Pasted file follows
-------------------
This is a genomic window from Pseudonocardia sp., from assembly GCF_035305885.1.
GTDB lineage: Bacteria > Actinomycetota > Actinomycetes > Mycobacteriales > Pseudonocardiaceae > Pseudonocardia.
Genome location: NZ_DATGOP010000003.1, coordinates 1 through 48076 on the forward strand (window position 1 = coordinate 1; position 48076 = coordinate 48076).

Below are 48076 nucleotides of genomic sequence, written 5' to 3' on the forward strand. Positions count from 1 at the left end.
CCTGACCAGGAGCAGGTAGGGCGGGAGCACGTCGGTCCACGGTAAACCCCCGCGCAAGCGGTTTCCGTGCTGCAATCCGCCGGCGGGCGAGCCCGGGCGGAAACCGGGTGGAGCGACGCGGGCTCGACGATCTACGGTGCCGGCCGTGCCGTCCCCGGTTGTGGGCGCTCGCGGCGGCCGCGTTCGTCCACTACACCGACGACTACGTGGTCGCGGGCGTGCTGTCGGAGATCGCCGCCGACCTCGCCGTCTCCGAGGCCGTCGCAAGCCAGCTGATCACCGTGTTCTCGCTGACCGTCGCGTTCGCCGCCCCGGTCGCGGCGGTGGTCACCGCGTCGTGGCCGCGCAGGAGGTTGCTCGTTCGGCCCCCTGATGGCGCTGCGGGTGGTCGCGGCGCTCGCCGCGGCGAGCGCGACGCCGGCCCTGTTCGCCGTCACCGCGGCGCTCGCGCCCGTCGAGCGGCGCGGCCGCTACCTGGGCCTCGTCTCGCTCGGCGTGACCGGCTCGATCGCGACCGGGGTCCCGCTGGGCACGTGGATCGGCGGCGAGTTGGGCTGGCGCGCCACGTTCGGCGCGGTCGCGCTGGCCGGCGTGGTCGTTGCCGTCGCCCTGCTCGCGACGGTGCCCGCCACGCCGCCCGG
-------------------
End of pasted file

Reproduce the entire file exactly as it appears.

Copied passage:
This is a genomic window from Pseudonocardia sp., from assembly GCF_035305885.1.
GTDB lineage: Bacteria > Actinomycetota > Actinomycetes > Mycobacteriales > Pseudonocardiaceae > Pseudonocardia.
Genome location: NZ_DATGOP010000003.1, coordinates 1 through 48076 on the forward strand (window position 1 = coordinate 1; position 48076 = coordinate 48076).

Below are 48076 nucleotides of genomic sequence, written 5' to 3' on the forward strand. Positions count from 1 at the left end.
CCTGACCAGGAGCAGGTAGGGCGGGAGCACGTCGGTCCACGGTAAACCCCCGCGCAAGCGGTTTCCGTGCTGCAATCCGCCGGCGGGCGAGCCCGGGCGGAAACCGGGTGGAGCGACGCGGGCTCGACGATCTACGGTGCCGGCCGTGCCGTCCCCGGTTGTGGGCGCTCGCGGCGGCCGCGTTCGTCCACTACACCGACGACTACGTGGTCGCGGGCGTGCTGTCGGAGATCGCCGCCGACCTCGCCGTCTCCGAGGCCGTCGCAAGCCAGCTGATCACCGTGTTCTCGCTGACCGTCGCGTTCGCCGCCCCGGTCGCGGCGGTGGTCACCGCGTCGTGGCCGCGCAGGAGGTTGCTCGTTCGGCCCCCTGATGGCGCTGCGGGTGGTCGCGGCGCTCGCCGCGGCGAGCGCGACGCCGGCCCTGTTCGCCGTCACCGCGGCGCTCGCGCCCGTCGAGCGGCGCGGCCGCTACCTGGGCCTCGTCTCGCTCGGCGTGACCGGCTCGATCGCGACCGGGGTCCCGCTGGGCACGTGGATCGGCGGCGAGTTGGGCTGGCGCGCCACGTTCGGCGCGGTCGCGCTGGCCGGCGTGGTCGTTGCCGTCGCCCTGCTCGCGACGGTGCCCGCCACGCCGCCCGG